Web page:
As published in Dallas Morning News, December 12, 2022.

By Bob Sanborn and Laura Hayes

According to Feeding America, 1 out of 5 children in North Texas faces hunger due to limited resources, poverty and parental unemployment. Just like a car running out of gas, hungry kids can’t learn, and research has proved how access to nutritional meals is vital to a child’s development, academic performance, overall health and well-being, and attentiveness.

It’s important that the necessary measures are in place, especially for poor and marginalized communities that will continue to face hunger and other consequences which are attributed to the lack of nutritious meals.

In Texas, more than 3 million children rely on the National School Lunch Program, which provides free and reduced-cost nutritious meals. Research has shown that children are at a higher risk of food insecurity during the summer when they are not able to access food from school.

Ensuring that all children get a free school meal regardless of family income was vital during the pandemic thanks to waivers and federal funding. Although the federal government has now limited its funding, the state of Texas has the power to make sure all kids are provided with a free meal, regardless of income.

Full and healthy eating during childhood is important to ensure a child is getting nutrition for growth and development, and to maintain a healthy body weight. The pandemic contributed to an increase in households, especially single-parent and communities of color, that were in dire need of access to food and other resources as more people were experiencing food insecurity.

To alleviate the burden placed on schools due to the pandemic, Congress passed legislation allowing the U.S. Department of Agriculture to temporarily provide free meals to millions of low-income students. Although the pandemic exacerbated pre-existing food insecurity issues, these waivers increased the ability for students to receive free meals while following COVID-19 safety measures.

Pre-pandemic requirements hindered access to meals for many families. During the summer, if parents did not have the time or means to drop off their children and wait for them to eat, the child couldn’t eat, even if they qualified. Families who did not fill out the required paperwork to determine their eligibility for free or reduced-price meals were also prevented from accessing meals throughout the school year.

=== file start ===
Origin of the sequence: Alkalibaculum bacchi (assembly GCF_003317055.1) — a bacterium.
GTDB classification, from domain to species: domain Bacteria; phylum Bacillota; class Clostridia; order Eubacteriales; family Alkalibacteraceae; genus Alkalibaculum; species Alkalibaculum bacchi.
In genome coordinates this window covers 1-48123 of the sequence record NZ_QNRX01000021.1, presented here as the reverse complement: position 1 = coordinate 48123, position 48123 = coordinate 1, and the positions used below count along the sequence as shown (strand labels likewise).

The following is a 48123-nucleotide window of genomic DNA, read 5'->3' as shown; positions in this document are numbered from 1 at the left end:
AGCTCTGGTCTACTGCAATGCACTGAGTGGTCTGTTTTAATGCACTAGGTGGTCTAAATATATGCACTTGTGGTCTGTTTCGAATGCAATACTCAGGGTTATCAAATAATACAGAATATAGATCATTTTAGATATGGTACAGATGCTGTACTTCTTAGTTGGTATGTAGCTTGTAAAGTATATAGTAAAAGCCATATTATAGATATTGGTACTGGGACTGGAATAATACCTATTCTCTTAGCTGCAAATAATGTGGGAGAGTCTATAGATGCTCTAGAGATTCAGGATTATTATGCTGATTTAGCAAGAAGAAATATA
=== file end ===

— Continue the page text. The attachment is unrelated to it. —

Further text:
In response, the pandemic waivers allowed schools that did not have the budget to provide universal free meals to be reimbursed by the federal government. The waivers also expanded the accessibility of school meals by providing delivery services. Parents were also given the option to pick up meals within a specific timeframe, offering flexibility during a highly stressful time. As a result, the number of students who were eligible to receive free meals increased by 10 million nationally, compared to the free and reduced lunch program.

A few days prior to the waivers expiring on June 30th, a bipartisan solution was signed into law by President Joe Biden to extend flexibility for children to receive meals throughout the rest of the summer and the 2022-23 school year. The Keep Kids Fed Act extended many of the original waivers, but the most important waiver allowing every student to be provided a free meal regardless of their family’s income was excluded.

As a result, starting on September 30, students need to submit an eligibility form to determine if they qualify for either free or reduced-price meals. While some are able to receive free and reduced meals, many children in the Dallas-Fort Worth Area are suffering because they do not meet the eligibility requirements or have not filled out the paperwork.

The time to act is now! The state of Texas holds the power to make the best decisions for our children. We are the ones who decide whether they eat or not, whether they grow and develop in a healthy manner, and whether we provide the necessary nutrition to improve students’ academic success.

It all starts with food and providing all students in Texas with access to free federally funded meals, regardless of families’ income. It is our mission to stop failing the innocent. Let’s come together and call upon our senators and representatives to ensure that all Texas children are well-fed and ready to learn!

Bob Sanborn is president and CEO of Children at Risk (C@R), a Texas-based nonprofit focused on research and advocacy for children. Laura Hayes is the regional director of C@R North Texas. They wrote this column for The Dallas Morning News.